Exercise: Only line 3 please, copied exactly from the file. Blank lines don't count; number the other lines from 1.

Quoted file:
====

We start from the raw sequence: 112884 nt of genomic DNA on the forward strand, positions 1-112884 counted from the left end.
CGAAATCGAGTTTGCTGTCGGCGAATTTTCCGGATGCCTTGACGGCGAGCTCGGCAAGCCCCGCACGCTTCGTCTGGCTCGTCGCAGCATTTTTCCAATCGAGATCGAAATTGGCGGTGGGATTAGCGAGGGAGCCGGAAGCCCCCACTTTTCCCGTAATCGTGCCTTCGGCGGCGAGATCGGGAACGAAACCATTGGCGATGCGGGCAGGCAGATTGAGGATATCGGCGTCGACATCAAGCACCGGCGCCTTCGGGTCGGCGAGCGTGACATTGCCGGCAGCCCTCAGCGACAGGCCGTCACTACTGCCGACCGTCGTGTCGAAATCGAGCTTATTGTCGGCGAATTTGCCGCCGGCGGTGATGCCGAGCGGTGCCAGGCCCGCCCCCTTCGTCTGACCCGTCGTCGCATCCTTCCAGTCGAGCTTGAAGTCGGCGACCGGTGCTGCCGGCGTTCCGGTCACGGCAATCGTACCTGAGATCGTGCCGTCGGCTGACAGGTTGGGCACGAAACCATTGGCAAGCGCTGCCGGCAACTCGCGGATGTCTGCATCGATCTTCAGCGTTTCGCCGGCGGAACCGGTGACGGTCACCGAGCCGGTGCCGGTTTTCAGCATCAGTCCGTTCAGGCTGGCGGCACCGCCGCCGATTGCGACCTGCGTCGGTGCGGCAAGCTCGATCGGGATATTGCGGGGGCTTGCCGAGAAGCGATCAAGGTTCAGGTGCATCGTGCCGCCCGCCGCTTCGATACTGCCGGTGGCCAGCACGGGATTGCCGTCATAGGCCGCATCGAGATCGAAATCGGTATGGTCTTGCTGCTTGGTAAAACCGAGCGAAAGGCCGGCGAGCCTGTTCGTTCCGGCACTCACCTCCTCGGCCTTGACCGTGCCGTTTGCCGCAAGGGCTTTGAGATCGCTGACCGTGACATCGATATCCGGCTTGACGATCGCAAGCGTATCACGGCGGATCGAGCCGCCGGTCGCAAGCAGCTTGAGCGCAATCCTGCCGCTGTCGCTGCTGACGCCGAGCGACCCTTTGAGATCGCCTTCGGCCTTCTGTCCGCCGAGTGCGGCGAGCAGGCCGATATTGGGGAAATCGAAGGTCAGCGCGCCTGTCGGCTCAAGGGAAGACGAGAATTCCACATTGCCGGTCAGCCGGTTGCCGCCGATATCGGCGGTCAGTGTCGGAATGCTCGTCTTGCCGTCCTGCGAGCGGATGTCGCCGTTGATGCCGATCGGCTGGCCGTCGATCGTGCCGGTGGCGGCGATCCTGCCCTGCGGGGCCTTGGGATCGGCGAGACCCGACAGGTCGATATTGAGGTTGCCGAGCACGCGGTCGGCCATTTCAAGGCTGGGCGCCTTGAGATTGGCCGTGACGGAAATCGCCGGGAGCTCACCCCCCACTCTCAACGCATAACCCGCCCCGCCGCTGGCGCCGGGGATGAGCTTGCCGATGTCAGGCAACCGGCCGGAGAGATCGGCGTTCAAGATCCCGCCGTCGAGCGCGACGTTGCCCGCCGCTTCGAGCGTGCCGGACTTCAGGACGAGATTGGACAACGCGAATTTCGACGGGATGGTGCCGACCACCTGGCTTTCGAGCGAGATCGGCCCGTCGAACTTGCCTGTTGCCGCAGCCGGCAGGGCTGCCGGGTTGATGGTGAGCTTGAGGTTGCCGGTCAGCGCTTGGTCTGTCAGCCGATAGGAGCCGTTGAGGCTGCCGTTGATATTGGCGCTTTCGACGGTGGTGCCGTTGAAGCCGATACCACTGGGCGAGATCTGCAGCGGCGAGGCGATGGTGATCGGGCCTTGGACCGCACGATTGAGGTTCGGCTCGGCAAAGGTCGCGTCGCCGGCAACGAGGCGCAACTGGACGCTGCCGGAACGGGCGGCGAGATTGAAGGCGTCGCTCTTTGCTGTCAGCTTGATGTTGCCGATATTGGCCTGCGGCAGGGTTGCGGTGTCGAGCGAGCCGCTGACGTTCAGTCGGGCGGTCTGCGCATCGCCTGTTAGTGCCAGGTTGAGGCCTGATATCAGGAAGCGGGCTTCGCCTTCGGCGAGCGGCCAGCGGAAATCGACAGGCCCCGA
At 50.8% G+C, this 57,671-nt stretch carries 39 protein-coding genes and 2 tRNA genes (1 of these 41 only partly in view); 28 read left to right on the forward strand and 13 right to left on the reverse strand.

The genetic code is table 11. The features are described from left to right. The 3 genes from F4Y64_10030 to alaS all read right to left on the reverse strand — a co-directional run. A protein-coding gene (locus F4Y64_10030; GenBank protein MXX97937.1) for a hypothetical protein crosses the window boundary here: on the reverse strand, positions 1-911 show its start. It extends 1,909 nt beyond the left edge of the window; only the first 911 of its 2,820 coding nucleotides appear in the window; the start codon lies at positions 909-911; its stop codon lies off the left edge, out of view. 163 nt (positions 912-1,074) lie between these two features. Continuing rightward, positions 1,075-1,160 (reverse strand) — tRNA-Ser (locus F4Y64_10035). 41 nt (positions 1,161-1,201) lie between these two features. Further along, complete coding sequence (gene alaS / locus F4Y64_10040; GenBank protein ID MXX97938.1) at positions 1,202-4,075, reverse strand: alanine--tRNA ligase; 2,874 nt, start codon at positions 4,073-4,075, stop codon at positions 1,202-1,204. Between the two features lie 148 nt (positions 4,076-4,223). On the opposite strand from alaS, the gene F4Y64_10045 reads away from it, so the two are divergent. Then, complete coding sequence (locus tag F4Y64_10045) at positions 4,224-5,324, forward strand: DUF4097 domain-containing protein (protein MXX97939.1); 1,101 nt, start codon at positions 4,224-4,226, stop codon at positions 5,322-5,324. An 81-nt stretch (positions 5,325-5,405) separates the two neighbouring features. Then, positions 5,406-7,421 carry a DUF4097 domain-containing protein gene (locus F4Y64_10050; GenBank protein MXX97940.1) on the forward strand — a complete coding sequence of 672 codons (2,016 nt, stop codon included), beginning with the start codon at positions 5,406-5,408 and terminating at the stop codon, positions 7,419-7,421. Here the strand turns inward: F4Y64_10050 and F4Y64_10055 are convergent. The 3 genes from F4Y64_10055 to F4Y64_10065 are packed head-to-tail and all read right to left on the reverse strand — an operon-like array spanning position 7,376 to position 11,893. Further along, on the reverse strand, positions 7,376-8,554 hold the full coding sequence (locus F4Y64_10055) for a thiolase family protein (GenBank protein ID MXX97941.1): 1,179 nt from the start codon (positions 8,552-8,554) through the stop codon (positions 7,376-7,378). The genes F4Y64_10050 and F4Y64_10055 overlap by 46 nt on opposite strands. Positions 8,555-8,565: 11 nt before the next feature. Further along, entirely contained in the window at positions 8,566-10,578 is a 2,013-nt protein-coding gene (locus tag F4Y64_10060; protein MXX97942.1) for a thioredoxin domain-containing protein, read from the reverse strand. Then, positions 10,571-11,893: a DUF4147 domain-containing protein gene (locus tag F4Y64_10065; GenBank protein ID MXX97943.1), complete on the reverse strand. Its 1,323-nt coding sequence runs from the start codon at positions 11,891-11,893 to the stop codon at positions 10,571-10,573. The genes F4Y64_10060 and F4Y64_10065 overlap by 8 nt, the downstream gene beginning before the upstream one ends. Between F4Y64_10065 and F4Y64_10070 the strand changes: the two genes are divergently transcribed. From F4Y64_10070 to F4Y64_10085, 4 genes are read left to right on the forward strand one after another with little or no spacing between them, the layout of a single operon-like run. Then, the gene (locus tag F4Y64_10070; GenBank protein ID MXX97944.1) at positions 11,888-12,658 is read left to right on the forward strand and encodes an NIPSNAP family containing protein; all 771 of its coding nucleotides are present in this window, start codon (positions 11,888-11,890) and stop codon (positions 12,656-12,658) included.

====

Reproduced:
At 50.8% G+C, this 57,671-nt stretch carries 39 protein-coding genes and 2 tRNA genes (1 of these 41 only partly in view); 28 read left to right on the forward strand and 13 right to left on the reverse strand.